Buddhism

Faith (saddha/sraddha) is an important constituent element of the teachings of the Buddha - both in the Theravada tradition as in the Mahayana. Faith in Buddhism derives from the pali word saddhā, which often refers to a sense of conviction. The saddhā is often described as: Siddhartha and Gautama redirect here. ... Theravada (Pāli: theravāda (cf Sanskrit: स्थविरवाद sthaviravāda); literally, the Teaching of the Elders, or the Ancient Teaching) is the oldest surviving Buddhist school, and for many centuries has been the predominant religion of Sri Lanka (about 70% of the population[1]) and most of continental Southeast Asia (Cambodia... Relief image of the bodhisattva Kuan Yin from Mt. ... Pali (IAST: ) is a Middle Indo-Aryan dialect or prakrit. ...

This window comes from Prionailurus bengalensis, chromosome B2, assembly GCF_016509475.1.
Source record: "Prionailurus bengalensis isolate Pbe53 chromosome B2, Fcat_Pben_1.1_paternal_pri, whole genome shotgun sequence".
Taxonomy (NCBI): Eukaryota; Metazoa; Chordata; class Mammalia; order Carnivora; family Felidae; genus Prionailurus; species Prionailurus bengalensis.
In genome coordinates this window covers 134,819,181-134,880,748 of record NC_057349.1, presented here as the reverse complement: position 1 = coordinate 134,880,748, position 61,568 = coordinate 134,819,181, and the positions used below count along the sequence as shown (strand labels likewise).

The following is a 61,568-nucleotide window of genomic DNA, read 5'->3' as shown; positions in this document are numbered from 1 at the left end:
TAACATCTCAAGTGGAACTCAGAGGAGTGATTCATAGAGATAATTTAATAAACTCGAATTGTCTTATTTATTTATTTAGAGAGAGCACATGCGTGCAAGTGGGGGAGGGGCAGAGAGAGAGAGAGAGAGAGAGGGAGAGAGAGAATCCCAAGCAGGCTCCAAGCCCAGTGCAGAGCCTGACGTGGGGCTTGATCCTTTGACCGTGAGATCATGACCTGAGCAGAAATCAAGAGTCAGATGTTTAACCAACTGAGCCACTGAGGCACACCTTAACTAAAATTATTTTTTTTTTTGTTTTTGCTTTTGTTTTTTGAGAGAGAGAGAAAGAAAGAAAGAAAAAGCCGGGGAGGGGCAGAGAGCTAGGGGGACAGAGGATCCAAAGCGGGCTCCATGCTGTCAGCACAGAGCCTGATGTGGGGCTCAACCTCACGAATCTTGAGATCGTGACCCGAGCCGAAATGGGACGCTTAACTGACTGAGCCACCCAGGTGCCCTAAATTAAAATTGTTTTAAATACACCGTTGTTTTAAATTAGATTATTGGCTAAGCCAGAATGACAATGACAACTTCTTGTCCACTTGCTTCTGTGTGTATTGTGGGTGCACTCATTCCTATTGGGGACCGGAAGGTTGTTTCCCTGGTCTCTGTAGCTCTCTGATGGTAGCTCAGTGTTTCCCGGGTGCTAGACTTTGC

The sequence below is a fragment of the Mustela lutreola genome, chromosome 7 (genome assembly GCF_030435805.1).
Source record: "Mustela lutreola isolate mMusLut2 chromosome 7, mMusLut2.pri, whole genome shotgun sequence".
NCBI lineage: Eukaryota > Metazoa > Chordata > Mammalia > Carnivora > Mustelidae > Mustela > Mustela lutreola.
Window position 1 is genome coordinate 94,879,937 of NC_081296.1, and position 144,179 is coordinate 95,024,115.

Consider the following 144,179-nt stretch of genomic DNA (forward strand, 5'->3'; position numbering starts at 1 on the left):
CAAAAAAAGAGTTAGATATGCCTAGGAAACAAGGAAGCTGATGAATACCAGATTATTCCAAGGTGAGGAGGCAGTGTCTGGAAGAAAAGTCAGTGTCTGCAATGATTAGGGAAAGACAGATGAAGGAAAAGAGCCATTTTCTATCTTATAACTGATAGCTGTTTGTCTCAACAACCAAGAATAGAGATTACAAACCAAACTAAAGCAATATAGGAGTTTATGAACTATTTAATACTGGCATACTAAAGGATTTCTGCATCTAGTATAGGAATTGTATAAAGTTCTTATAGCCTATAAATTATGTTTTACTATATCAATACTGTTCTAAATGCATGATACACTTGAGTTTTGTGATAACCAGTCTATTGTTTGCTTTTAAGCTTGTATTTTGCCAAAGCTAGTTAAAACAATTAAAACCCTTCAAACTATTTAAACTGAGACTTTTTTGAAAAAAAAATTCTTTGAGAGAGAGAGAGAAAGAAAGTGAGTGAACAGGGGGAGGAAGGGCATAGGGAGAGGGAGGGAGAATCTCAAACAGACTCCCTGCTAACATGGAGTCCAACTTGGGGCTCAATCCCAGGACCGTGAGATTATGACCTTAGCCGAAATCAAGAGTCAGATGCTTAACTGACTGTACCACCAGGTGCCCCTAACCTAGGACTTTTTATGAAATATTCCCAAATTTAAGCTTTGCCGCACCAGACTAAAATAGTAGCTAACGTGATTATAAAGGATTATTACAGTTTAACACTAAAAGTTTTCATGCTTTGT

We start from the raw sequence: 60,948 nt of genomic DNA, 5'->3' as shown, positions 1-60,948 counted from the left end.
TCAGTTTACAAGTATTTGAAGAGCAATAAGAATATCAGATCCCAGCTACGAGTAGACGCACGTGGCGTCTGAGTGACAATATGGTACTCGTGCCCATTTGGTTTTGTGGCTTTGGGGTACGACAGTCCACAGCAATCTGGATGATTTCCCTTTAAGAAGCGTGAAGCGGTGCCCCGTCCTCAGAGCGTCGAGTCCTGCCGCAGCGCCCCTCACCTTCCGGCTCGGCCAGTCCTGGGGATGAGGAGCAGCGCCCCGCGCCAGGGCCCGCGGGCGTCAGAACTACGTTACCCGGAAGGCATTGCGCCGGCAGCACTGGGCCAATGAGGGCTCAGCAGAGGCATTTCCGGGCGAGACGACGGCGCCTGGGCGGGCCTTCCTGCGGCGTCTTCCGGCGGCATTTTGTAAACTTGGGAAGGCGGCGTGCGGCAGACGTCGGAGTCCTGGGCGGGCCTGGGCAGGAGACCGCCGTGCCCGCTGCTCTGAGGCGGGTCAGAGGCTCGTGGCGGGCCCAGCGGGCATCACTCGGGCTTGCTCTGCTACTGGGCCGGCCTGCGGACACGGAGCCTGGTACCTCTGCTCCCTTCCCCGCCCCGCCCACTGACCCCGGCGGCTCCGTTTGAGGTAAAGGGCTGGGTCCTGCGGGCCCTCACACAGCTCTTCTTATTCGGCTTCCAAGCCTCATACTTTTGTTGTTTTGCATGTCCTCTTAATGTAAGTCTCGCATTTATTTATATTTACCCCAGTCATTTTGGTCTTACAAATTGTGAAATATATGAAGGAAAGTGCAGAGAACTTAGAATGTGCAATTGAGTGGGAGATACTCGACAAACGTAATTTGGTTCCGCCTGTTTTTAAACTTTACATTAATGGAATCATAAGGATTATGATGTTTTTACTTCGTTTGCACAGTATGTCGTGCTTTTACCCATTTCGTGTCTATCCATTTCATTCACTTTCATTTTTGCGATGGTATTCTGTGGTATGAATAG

• A conviction that something is
  • A determination to accomplish one's goals
  • A sense of joy deriving from the other two